Amazon has filed a lawsuit against a former employee for taking a job at Google.
The e-commerce giant is suing Brian Hall, the former vice president of marketing for Amazon Web Services, for allegedly violating his noncompete agreement when he left Amazon and took a similar job -- vice president of product marketing -- at competitor Google Cloud.
In a Monday response to the lawsuit, Hall's lawyers said Amazon repeatedly led him to believe the company would not strictly enforce the 18-month, non-compete clause of his confidentiality agreement, tech magazine Geekwire first reported.
Hall was employed with AWS since July 2018 until his employment formally ended in March 2020.
The agreement states that for 18 months, employees will not "directly or indirectly...engage in or support the development, manufacture, marketing, or sale of any product or service that competes or is intended to compete with any product or service sold, offered, or otherwise provided by Amazon ... that Employee worked on or supported," according to the complaint.
"Hall's confidential Amazon knowledge would obviously be invaluable to Google if he's allowed to take that parallel and competitive position at Google," the complaint reads.
The lawsuit adds that Amazon made requests to Google and Hall that he "modify his role at Google to place him in a position where he will not inevitably use or disclose Amazon’s confidential information," but he and Google "have refused to do so."
Amazon concludes that Hall's decision to take a similar role at Google "threatens immediate and irreparable harm to Amazon," and the company had no choice but to seek "the Court's assistance in requiring Hall to comply with his contractual obligations."
The response from Hall's lawyers states that Ariel Kelman, the former AWS vice president of worldwide marketing who now works at AWS competitor Oracle, told Hall that the non-compete would not be enforced, according to Geekwire.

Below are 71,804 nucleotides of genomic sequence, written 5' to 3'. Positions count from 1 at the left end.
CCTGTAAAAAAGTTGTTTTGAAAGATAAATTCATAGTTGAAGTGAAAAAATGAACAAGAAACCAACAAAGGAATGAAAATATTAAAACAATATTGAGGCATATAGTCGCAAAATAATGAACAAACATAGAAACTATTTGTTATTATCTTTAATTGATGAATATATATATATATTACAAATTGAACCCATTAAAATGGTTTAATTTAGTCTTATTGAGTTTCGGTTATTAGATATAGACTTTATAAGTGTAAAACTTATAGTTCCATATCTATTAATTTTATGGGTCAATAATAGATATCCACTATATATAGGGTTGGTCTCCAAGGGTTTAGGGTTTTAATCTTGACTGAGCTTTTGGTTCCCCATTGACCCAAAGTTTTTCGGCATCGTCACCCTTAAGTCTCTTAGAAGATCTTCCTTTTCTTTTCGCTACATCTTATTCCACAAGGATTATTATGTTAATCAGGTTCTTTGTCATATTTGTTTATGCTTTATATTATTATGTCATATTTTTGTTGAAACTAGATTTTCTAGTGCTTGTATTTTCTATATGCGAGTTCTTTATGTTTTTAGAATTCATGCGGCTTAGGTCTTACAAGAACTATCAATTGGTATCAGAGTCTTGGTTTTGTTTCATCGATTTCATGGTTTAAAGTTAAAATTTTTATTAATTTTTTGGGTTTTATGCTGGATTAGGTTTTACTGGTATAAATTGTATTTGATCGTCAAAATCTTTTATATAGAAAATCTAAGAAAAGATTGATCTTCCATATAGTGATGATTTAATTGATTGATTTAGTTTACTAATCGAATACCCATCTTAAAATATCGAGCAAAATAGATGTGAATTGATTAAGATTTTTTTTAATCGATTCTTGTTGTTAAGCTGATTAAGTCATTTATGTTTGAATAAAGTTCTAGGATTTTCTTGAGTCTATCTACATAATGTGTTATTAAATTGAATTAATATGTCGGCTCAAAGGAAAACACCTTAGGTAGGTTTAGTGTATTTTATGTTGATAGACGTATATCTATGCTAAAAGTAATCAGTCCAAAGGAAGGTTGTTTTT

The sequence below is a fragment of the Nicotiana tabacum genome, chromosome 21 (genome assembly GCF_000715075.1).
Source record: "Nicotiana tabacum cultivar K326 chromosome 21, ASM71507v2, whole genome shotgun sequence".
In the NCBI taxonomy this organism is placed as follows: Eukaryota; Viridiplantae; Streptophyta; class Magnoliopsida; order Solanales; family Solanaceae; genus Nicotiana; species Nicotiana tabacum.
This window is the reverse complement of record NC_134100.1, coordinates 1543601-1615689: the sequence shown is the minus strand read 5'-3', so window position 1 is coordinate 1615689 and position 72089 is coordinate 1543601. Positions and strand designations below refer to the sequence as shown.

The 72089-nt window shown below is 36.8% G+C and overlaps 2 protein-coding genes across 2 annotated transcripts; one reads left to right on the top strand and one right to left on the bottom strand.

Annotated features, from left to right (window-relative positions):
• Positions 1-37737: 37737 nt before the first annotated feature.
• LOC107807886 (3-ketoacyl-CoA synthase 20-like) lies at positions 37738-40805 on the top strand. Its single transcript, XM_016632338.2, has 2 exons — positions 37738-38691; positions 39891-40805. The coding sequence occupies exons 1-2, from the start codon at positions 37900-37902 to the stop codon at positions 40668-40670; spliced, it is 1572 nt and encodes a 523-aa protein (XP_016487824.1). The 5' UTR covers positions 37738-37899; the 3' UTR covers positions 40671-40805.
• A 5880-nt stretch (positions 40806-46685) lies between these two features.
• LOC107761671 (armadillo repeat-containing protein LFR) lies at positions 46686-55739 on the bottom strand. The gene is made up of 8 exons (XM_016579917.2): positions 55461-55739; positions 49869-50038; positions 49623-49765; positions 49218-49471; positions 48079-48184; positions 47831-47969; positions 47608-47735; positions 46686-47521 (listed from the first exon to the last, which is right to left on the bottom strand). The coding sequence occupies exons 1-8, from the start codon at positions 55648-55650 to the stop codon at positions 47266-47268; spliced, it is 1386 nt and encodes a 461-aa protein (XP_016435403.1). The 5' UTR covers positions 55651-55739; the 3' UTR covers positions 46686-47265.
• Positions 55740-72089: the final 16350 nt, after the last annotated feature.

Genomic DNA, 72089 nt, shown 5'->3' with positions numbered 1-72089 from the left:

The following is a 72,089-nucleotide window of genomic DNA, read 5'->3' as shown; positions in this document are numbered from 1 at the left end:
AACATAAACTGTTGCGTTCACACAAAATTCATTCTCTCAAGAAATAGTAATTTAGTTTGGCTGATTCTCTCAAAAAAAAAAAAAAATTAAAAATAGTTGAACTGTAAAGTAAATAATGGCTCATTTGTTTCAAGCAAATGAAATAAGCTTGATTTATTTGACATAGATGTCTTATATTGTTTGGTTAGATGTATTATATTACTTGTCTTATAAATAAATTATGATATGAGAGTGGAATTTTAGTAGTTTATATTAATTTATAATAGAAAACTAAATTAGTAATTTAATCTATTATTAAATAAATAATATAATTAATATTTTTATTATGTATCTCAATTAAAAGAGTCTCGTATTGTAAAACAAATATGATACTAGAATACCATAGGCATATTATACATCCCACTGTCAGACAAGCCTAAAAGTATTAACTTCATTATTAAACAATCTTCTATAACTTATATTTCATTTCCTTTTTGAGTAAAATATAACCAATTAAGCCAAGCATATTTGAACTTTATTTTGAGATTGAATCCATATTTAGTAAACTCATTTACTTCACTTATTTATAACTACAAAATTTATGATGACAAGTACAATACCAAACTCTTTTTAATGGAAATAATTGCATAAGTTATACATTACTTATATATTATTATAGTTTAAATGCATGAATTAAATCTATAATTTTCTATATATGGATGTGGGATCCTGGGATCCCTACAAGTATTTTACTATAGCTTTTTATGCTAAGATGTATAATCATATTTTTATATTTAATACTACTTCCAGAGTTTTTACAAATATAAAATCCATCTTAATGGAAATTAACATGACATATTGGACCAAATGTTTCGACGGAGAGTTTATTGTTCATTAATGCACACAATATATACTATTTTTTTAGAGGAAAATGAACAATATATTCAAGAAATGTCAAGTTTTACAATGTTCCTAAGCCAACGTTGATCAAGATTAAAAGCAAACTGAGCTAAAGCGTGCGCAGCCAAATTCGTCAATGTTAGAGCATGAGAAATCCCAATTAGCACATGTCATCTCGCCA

"Kelman ... told Hall that he had never seen Amazon attempt to enforce the clause against a marketing employee, even though several such employees had previously departed for similar positions at Amazon's rivals. Hall accepted his position with Amazon in reliance on those representations," the response obtained by Geekwire states.
Kelman, however, lives in California, where non-compete agreements are virtually non-enforceable under California Labor Code section 925 since 2017. Hall lives in Washington state, where non-compete laws are strict but can still be enforced.
Gov. Jay Inslee, D.-Wash., signed a bill into law last May, which went into effect in January, that says non-competes are not enforceable unless "the employer discloses the terms of the covenant in writing to the prospective employee no later than acceptance by the employee of an offer of employment; or... the employee earns more than $100,000 a year," among other exceptions.
Amazon said in its lawsuit that Hall earned a salary "well in excess" of $100,000 in 2019.
Amazon sued former employee Phillip Moyer last year for taking a job at Google Cloud; the judge on the case ultimately decided to limit some aspects of Moyer's position at Google Cloud and said some of the provisions in Amazon's non-compete were "unreasonable," according to GeekWire.